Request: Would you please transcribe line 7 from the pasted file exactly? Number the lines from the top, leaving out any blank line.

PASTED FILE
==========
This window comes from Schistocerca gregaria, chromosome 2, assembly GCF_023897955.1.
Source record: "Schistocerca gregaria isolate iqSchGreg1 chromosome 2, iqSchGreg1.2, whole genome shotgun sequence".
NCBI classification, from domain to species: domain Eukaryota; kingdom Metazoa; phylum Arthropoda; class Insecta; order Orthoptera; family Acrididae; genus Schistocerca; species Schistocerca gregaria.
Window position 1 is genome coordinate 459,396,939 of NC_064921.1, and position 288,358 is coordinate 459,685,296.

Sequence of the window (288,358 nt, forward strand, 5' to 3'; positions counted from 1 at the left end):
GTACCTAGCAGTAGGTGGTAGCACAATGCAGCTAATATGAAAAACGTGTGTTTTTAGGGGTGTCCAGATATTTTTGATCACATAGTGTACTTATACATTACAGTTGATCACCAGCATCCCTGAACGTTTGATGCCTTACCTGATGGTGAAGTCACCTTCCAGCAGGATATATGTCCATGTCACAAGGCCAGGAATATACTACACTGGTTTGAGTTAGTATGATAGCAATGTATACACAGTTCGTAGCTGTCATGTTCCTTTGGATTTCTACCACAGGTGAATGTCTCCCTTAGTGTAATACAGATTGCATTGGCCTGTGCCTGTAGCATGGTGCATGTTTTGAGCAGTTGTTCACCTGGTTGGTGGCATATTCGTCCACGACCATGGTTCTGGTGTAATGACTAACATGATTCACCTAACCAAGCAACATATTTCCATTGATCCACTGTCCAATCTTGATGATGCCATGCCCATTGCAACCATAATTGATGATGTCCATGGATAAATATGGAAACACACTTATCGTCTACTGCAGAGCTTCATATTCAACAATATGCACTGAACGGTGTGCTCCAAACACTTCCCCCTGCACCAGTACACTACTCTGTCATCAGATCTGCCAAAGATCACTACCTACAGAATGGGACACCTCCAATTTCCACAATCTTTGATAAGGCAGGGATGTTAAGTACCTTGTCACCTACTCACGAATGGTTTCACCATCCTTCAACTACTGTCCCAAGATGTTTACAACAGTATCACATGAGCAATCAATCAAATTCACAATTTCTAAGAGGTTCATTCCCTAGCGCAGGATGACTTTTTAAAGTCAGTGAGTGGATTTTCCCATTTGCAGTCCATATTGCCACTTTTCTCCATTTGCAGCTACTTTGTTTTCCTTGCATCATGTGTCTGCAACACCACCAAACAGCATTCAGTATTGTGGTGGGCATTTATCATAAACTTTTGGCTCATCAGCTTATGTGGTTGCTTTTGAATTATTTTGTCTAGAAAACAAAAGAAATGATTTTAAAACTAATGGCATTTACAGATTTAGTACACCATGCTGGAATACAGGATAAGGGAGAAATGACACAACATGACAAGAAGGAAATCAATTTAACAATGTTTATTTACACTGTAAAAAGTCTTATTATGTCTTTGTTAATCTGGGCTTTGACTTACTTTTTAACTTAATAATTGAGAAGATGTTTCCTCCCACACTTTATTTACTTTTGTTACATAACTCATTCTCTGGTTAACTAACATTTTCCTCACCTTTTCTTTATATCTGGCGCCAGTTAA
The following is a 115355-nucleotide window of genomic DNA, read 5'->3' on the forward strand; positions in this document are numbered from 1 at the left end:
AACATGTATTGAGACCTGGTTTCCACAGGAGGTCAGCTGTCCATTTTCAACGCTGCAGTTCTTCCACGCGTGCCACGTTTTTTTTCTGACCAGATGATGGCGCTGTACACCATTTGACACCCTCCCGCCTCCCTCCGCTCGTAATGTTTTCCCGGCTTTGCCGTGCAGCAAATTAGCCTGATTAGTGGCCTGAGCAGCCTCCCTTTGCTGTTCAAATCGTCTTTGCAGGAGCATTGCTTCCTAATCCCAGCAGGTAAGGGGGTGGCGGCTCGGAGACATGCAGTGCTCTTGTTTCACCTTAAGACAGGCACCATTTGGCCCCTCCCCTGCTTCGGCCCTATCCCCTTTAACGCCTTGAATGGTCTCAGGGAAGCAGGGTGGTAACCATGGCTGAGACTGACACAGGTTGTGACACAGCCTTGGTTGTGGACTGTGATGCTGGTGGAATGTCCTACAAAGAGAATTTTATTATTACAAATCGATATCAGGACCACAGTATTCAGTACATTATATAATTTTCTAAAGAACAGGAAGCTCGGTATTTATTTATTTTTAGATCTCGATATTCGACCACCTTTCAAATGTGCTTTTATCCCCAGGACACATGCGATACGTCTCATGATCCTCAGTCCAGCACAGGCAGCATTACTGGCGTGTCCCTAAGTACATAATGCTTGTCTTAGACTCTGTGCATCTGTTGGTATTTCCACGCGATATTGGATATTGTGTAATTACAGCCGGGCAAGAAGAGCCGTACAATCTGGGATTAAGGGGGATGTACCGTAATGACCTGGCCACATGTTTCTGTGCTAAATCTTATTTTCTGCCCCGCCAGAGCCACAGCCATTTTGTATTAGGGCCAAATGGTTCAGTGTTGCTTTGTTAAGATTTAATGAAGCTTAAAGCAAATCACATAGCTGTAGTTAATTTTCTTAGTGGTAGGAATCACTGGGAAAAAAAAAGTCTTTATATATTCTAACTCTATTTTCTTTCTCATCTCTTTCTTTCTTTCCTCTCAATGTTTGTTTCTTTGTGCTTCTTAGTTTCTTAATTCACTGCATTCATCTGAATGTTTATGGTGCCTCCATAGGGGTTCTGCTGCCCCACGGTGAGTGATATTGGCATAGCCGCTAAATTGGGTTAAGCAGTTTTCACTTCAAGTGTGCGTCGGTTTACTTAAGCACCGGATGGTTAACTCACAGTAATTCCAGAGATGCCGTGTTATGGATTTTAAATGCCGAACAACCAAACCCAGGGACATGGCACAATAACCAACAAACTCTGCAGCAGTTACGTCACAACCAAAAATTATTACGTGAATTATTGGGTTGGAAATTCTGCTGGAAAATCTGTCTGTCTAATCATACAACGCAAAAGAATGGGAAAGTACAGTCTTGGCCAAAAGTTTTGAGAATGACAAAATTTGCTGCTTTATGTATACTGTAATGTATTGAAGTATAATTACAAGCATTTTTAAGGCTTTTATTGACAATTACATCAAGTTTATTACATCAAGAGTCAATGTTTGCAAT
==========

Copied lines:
The following is a 115355-nucleotide window of genomic DNA, read 5'->3' on the forward strand; positions in this document are numbered from 1 at the left end: